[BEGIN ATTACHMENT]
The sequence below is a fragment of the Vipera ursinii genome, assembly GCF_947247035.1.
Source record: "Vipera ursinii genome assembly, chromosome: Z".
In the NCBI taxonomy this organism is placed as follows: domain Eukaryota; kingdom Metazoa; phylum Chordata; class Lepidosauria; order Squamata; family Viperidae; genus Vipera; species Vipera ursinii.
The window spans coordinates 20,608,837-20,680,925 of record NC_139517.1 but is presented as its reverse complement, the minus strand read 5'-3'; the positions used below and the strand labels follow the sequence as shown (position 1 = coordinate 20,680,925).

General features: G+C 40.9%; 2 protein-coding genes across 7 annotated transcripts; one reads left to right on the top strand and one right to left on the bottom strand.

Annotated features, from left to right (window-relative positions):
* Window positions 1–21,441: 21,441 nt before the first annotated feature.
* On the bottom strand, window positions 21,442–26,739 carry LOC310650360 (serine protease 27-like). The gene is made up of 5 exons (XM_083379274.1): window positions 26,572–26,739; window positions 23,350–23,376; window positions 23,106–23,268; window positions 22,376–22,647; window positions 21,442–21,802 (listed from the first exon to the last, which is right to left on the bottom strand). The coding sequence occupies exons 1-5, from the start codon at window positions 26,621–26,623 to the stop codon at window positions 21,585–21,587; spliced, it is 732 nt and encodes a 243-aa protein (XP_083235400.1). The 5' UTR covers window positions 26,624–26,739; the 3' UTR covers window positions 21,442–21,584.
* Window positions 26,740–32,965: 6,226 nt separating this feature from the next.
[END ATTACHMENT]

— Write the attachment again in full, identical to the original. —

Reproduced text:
The sequence below is a fragment of the Vipera ursinii genome, assembly GCF_947247035.1.
Source record: "Vipera ursinii genome assembly, chromosome: Z".
In the NCBI taxonomy this organism is placed as follows: domain Eukaryota; kingdom Metazoa; phylum Chordata; class Lepidosauria; order Squamata; family Viperidae; genus Vipera; species Vipera ursinii.
The window spans coordinates 20,608,837-20,680,925 of record NC_139517.1 but is presented as its reverse complement, the minus strand read 5'-3'; the positions used below and the strand labels follow the sequence as shown (position 1 = coordinate 20,680,925).

General features: G+C 40.9%; 2 protein-coding genes across 7 annotated transcripts; one reads left to right on the top strand and one right to left on the bottom strand.

Annotated features, from left to right (window-relative positions):
* Window positions 1–21,441: 21,441 nt before the first annotated feature.
* On the bottom strand, window positions 21,442–26,739 carry LOC310650360 (serine protease 27-like). The gene is made up of 5 exons (XM_083379274.1): window positions 26,572–26,739; window positions 23,350–23,376; window positions 23,106–23,268; window positions 22,376–22,647; window positions 21,442–21,802 (listed from the first exon to the last, which is right to left on the bottom strand). The coding sequence occupies exons 1-5, from the start codon at window positions 26,621–26,623 to the stop codon at window positions 21,585–21,587; spliced, it is 732 nt and encodes a 243-aa protein (XP_083235400.1). The 5' UTR covers window positions 26,624–26,739; the 3' UTR covers window positions 21,442–21,584.
* Window positions 26,740–32,965: 6,226 nt separating this feature from the next.